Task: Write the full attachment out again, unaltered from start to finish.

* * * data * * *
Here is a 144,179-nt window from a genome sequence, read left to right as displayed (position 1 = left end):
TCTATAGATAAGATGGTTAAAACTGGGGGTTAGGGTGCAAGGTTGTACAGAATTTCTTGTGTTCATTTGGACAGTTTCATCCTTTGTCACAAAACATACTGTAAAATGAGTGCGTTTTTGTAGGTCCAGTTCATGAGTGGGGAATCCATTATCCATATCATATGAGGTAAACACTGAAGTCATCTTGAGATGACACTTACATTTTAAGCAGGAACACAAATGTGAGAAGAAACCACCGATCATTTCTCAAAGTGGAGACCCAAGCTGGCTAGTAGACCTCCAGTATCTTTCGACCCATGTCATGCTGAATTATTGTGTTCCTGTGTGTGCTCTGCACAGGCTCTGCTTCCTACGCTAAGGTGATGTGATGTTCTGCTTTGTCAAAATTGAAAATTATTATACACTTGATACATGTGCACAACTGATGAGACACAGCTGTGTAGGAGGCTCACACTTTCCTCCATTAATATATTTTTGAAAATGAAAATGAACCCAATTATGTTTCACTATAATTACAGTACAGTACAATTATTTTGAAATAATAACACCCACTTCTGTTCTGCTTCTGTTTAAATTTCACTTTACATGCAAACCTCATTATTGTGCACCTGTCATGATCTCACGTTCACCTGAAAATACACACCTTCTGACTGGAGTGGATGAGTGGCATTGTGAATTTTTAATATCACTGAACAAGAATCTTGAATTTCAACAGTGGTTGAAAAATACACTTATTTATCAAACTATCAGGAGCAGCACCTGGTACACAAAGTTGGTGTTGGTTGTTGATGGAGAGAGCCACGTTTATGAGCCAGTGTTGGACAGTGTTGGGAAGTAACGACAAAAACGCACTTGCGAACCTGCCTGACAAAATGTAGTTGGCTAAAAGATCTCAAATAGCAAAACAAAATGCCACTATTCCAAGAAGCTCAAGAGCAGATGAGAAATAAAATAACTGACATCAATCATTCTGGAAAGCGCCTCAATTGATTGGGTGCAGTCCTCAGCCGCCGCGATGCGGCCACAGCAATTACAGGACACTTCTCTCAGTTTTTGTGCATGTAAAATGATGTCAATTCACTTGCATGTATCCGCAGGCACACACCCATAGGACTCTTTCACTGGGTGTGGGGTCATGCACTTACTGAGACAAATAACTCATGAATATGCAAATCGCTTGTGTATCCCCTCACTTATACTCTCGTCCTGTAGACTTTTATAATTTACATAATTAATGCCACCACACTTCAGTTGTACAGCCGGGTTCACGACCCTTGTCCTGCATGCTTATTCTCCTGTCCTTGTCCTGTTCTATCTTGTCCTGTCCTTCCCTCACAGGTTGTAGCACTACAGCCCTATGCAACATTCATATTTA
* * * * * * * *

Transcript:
Here is a 144,179-nt window from a genome sequence, read left to right as displayed (position 1 = left end):
TCTATAGATAAGATGGTTAAAACTGGGGGTTAGGGTGCAAGGTTGTACAGAATTTCTTGTGTTCATTTGGACAGTTTCATCCTTTGTCACAAAACATACTGTAAAATGAGTGCGTTTTTGTAGGTCCAGTTCATGAGTGGGGAATCCATTATCCATATCATATGAGGTAAACACTGAAGTCATCTTGAGATGACACTTACATTTTAAGCAGGAACACAAATGTGAGAAGAAACCACCGATCATTTCTCAAAGTGGAGACCCAAGCTGGCTAGTAGACCTCCAGTATCTTTCGACCCATGTCATGCTGAATTATTGTGTTCCTGTGTGTGCTCTGCACAGGCTCTGCTTCCTACGCTAAGGTGATGTGATGTTCTGCTTTGTCAAAATTGAAAATTATTATACACTTGATACATGTGCACAACTGATGAGACACAGCTGTGTAGGAGGCTCACACTTTCCTCCATTAATATATTTTTGAAAATGAAAATGAACCCAATTATGTTTCACTATAATTACAGTACAGTACAATTATTTTGAAATAATAACACCCACTTCTGTTCTGCTTCTGTTTAAATTTCACTTTACATGCAAACCTCATTATTGTGCACCTGTCATGATCTCACGTTCACCTGAAAATACACACCTTCTGACTGGAGTGGATGAGTGGCATTGTGAATTTTTAATATCACTGAACAAGAATCTTGAATTTCAACAGTGGTTGAAAAATACACTTATTTATCAAACTATCAGGAGCAGCACCTGGTACACAAAGTTGGTGTTGGTTGTTGATGGAGAGAGCCACGTTTATGAGCCAGTGTTGGACAGTGTTGGGAAGTAACGACAAAAACGCACTTGCGAACCTGCCTGACAAAATGTAGTTGGCTAAAAGATCTCAAATAGCAAAACAAAATGCCACTATTCCAAGAAGCTCAAGAGCAGATGAGAAATAAAATAACTGACATCAATCATTCTGGAAAGCGCCTCAATTGATTGGGTGCAGTCCTCAGCCGCCGCGATGCGGCCACAGCAATTACAGGACACTTCTCTCAGTTTTTGTGCATGTAAAATGATGTCAATTCACTTGCATGTATCCGCAGGCACACACCCATAGGACTCTTTCACTGGGTGTGGGGTCATGCACTTACTGAGACAAATAACTCATGAATATGCAAATCGCTTGTGTATCCCCTCACTTATACTCTCGTCCTGTAGACTTTTATAATTTACATAATTAATGCCACCACACTTCAGTTGTACAGCCGGGTTCACGACCCTTGTCCTGCATGCTTATTCTCCTGTCCTTGTCCTGTTCTATCTTGTCCTGTCCTTCCCTCACAGGTTGTAGCACTACAGCCCTATGCAACATTCATATTTA